I first started hearing about the Tarsar Marsar trek in 2011 from our staff in Kashmir. They told me about this beautiful trek to some lakes near Pahalgam. They told me it was even prettier than Kashmir Great Lakes trek that we had just started to run.
I almost pooh-poohed them. I couldn’t imagine another trek in Kashmir that could beat our Kashmir Great Lakes trek.
They told me there were three lakes in a series. Tarsar, then above that Marsar and then further above Sundersar. I imagined the lakes were in tiers. One level after another.
The hype around Tarsar Marsar
Our Kashmir staff continued to gush about the trek almost every other day. I thought they were being a bit pushy. I felt they just wanted Indiahikes to open another trek in Kashmir. The economic benefit was there for everyone to see.
Yet, at the back of my mind, the thought of these lakes nagged me. What if they were indeed prettier than our great lakes?
Finally, one day I decided to end the conflict once and for all. I asked Rahul, at that time our senior most trek leader, to lead a small exploratory expedition to these lakes.
During a break in our trekking season, Rahul set off with a motley group of our Kashmiri staff to explore the lakes.
A week later I heard from him. They were extremely tired. They had taken a difficult route on the return. They had made their way through unknown jungles, rough terrain but found a shortcut to reach our base camp.
In the excitement of describing their adventure somewhere the trek was lost.
When I asked Rahul about the trek, he said it was a wonderful, beautiful trek, but he hurried back to tell me how they had walked almost 25 km to reach camp.
Rahul also told me about some of the local shepherds who he met on the way. They had warned him that this trail was not very safe. That infiltrators with guns frequented the trail. Some foreigners were abducted some years ago. He said it would not be wise to run the trek, and even in our documentation we must put up a cautionary.
I was left with a mixed feeling about the trek. First, I couldn’t figure out how beautiful the trek was. With bad weather Rahul didn’t have many pictures either. His adventure on the return trail overshadowed the goodness of the trek.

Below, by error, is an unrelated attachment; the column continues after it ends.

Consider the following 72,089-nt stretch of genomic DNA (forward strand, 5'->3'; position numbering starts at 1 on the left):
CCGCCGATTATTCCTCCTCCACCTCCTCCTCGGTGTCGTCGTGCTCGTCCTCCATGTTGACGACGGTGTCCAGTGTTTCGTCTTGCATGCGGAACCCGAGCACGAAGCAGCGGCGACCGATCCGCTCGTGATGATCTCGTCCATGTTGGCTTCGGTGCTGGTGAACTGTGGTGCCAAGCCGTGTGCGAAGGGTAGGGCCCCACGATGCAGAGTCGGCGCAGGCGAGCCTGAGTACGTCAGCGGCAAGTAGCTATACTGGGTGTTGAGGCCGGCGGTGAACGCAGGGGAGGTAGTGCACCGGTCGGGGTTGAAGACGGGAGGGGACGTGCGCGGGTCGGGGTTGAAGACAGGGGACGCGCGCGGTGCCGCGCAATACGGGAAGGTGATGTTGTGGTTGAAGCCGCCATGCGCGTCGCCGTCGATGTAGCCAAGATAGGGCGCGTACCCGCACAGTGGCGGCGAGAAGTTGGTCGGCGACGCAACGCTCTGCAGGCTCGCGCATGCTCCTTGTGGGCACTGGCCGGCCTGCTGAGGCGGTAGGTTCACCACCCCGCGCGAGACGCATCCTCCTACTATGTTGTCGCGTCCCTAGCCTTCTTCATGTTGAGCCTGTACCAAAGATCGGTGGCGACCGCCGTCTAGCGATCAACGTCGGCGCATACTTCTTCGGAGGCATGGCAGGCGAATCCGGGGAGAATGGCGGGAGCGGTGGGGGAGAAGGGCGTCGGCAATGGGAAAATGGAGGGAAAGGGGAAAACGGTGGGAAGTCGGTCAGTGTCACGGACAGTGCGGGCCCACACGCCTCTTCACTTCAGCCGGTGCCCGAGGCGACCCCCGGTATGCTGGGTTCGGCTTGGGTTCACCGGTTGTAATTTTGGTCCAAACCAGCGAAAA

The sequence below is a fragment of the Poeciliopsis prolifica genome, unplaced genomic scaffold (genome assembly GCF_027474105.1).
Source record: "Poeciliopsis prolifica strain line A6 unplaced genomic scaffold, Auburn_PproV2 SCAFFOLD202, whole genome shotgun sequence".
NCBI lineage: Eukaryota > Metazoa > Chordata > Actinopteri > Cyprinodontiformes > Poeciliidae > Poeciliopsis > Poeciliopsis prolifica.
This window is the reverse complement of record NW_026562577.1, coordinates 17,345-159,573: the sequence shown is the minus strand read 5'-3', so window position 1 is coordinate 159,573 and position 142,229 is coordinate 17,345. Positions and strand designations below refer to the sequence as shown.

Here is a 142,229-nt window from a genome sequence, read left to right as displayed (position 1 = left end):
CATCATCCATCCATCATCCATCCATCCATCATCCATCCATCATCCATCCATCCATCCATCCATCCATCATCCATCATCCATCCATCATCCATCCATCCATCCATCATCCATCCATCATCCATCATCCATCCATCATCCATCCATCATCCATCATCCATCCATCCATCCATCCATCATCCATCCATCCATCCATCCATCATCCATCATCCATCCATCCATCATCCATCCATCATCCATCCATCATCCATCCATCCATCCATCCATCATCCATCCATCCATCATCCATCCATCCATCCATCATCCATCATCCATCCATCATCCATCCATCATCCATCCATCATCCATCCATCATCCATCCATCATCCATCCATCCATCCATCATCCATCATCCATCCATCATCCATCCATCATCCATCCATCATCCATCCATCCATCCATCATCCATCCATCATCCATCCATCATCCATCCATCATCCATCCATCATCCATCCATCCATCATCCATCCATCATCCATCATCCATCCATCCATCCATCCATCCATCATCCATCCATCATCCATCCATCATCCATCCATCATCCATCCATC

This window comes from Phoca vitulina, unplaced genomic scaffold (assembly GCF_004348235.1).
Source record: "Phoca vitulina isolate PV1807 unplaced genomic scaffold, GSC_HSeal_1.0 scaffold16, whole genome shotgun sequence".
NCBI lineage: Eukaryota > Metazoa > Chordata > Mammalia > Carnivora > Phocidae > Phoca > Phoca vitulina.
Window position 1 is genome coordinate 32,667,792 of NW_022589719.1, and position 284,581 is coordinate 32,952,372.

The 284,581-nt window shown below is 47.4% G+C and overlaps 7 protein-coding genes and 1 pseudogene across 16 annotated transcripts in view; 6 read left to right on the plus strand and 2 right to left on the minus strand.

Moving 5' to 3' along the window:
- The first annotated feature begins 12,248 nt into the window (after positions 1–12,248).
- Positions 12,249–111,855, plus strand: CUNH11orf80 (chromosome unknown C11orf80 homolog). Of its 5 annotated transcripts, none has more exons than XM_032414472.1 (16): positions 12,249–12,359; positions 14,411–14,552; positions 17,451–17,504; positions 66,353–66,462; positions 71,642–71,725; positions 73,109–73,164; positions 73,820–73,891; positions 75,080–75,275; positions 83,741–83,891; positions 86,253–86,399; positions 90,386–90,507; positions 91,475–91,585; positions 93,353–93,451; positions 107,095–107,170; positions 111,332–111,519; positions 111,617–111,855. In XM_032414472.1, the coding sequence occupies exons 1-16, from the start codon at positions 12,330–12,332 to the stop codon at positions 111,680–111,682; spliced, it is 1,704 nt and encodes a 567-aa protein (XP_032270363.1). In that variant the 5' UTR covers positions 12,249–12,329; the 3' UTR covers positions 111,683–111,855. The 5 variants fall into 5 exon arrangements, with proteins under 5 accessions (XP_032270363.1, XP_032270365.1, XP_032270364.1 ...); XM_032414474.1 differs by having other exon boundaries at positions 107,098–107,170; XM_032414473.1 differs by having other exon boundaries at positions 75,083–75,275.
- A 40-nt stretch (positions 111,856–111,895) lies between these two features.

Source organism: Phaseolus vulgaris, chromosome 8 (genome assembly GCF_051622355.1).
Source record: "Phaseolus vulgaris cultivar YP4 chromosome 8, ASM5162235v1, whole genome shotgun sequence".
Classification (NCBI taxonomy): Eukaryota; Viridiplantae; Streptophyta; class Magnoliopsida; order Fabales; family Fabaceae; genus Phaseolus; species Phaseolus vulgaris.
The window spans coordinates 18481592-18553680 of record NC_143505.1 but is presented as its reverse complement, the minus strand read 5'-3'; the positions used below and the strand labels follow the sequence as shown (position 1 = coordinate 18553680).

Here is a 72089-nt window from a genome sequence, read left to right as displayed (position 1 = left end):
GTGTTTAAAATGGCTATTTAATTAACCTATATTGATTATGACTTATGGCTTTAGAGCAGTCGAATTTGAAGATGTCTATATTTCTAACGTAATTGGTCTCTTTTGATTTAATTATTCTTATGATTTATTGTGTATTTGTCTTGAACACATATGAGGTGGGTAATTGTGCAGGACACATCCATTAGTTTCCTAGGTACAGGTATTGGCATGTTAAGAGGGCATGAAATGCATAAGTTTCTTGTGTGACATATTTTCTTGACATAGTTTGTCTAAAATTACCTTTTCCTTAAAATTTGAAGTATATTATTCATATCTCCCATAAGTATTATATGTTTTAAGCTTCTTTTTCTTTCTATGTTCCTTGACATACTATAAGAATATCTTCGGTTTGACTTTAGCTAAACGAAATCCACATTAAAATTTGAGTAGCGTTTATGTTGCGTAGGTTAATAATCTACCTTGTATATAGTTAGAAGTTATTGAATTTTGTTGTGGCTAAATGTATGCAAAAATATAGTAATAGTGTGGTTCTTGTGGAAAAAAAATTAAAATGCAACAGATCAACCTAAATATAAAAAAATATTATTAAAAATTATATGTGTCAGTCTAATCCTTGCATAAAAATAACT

A month or two later the documentation of the trek was up on the website — it came along with a red box that cautioned trekkers against doing the trek.
That was the end of Tarsar Marsar.
A few years later…
Until few years later the nag returned. Even though we had a new team of local Kashmiri folks there was a constant buzz about Tarsar. The topic would come up whenever we were in small informal chats.
Somewhere in all this, a comment that Rahul made kept coming back to me. He had said, “Tarsar Marsar is even more beautiful than KGL.”
At that time he had made this comment almost in passing. The implication of which had escaped me. With the local buzz that I was hearing, his comment was becoming increasingly significant.
Taking the plunge to explore
Something else happened around the same time. On a working holiday with my family, we went to Aru, the base of the Tarsar Marsar trek. I wanted to see first hand what the start of the trek looked like. I was bowled over by the stunning meadows and pine forests that surrounded Aru. This looked too idyllic to believe. I had to find out more.
The next day, along with my 3 year old daughter riding on my shoulders I went to Lidderwat, the first camp of the trek. I had never seen such wondrous grassy clearings in the midsts of forests on my treks. I was palpably excited when I returned to Aru the same day. I had no doubt by then that this was going to be one of the best treks in India.
Back in our office, we quickly made plans to explore the trek fully. We didn’t know much about the route. We didn’t have GPS readings to go by either. We decided to take a local shepherd along to help with directions.
In July 2014 my partner Sandhya, our Chief of Operations, Manish and I formed a three member team to explore these exciting lakes of Kashmir. The terrain was desolate; our destinations sketchy. We were rather nervous, but the chance to discover something new in Indian trekking filled us with excitement.
I cannot remember spending more happier moments than we did exploring Tarsar Marsar. The trek turned out to be spectacular. I had never imagined this side of Kashmir could be so pretty that it defied any description. But there it was — a trek that in every way matched our Kashmir Great Lakes trek.
Soaking in the beauty
We were bowled over by the vast grasslands, the sunlit clearings, the pine trees, the rivers and streams. Closer to the lakes the mountains took on grand imposing shapes with snow patches at their crowns.
Then the three lakes. They were much bigger than we imagined them to be. Tarsar on its own was around a km long. The colours were a magnificent royal blue, pearly white snow patches surrounded them. We camped besides the shores of Tarsar and Sundarsar. We thought we had attained nirvana.
Unlike my previous impression, the lakes were not in levels, but in three different locations, forming a triangle of sorts. There were multiple trails to access the lakes. We forced a new route over a saddle that connected Sundarsar with Tarsar. The saddle also gave us a commanding view of the flower strewn Jagmargi valley.
Forcing our way through another little known trail past a col behind Sundarsar got us to a overhang above Marsar. I couldn’t have imagined a better viewpoint than this to see the grandeur of the lake.
When I look back at some of these discoveries that we made, I am sometimes astonished at the permanent mark they have left in Indian trekking. The great campsite of Shekawas. The new route to Sundarsar over the Tarsar pass. Camping at Sundarsar. The trail past the col at Sundersar to Marsar. All of them have now become de rigueur of trekking to Tarsar Marsar.
Sometimes I do feel very nice about our work at Indiahikes.